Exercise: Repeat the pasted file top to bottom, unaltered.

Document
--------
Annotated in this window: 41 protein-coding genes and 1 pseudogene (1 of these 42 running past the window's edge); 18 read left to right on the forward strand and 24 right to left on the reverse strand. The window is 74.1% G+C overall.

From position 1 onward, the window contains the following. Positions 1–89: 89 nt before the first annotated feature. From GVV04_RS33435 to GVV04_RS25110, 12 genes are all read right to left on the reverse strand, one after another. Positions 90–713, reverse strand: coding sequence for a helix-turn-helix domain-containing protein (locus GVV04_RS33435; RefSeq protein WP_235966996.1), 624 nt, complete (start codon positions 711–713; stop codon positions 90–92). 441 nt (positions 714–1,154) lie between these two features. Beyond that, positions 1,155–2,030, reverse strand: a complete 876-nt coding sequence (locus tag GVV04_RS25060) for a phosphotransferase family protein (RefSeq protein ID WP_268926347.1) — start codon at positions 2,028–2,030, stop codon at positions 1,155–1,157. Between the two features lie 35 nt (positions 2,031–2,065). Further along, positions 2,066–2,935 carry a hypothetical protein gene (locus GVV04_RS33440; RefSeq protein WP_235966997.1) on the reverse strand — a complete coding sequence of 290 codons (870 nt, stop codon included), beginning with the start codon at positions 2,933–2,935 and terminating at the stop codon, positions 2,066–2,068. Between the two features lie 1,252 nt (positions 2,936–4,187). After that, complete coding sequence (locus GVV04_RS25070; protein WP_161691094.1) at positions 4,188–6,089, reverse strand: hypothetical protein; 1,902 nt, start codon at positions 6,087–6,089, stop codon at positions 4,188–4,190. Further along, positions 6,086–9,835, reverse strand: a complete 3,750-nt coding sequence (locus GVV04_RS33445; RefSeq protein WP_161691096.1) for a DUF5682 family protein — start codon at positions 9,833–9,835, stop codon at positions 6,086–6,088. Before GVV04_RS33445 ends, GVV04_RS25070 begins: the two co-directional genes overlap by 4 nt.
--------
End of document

Annotated in this window: 41 protein-coding genes and 1 pseudogene (1 of these 42 running past the window's edge); 18 read left to right on the forward strand and 24 right to left on the reverse strand. The window is 74.1% G+C overall.

From position 1 onward, the window contains the following. Positions 1–89: 89 nt before the first annotated feature. From GVV04_RS33435 to GVV04_RS25110, 12 genes are all read right to left on the reverse strand, one after another. Positions 90–713, reverse strand: coding sequence for a helix-turn-helix domain-containing protein (locus GVV04_RS33435; RefSeq protein WP_235966996.1), 624 nt, complete (start codon positions 711–713; stop codon positions 90–92). 441 nt (positions 714–1,154) lie between these two features. Beyond that, positions 1,155–2,030, reverse strand: a complete 876-nt coding sequence (locus tag GVV04_RS25060) for a phosphotransferase family protein (RefSeq protein ID WP_268926347.1) — start codon at positions 2,028–2,030, stop codon at positions 1,155–1,157. Between the two features lie 35 nt (positions 2,031–2,065). Further along, positions 2,066–2,935 carry a hypothetical protein gene (locus GVV04_RS33440; RefSeq protein WP_235966997.1) on the reverse strand — a complete coding sequence of 290 codons (870 nt, stop codon included), beginning with the start codon at positions 2,933–2,935 and terminating at the stop codon, positions 2,066–2,068. Between the two features lie 1,252 nt (positions 2,936–4,187). After that, complete coding sequence (locus GVV04_RS25070; protein WP_161691094.1) at positions 4,188–6,089, reverse strand: hypothetical protein; 1,902 nt, start codon at positions 6,087–6,089, stop codon at positions 4,188–4,190. Further along, positions 6,086–9,835, reverse strand: a complete 3,750-nt coding sequence (locus GVV04_RS33445; RefSeq protein WP_161691096.1) for a DUF5682 family protein — start codon at positions 9,833–9,835, stop codon at positions 6,086–6,088. Before GVV04_RS33445 ends, GVV04_RS25070 begins: the two co-directional genes overlap by 4 nt.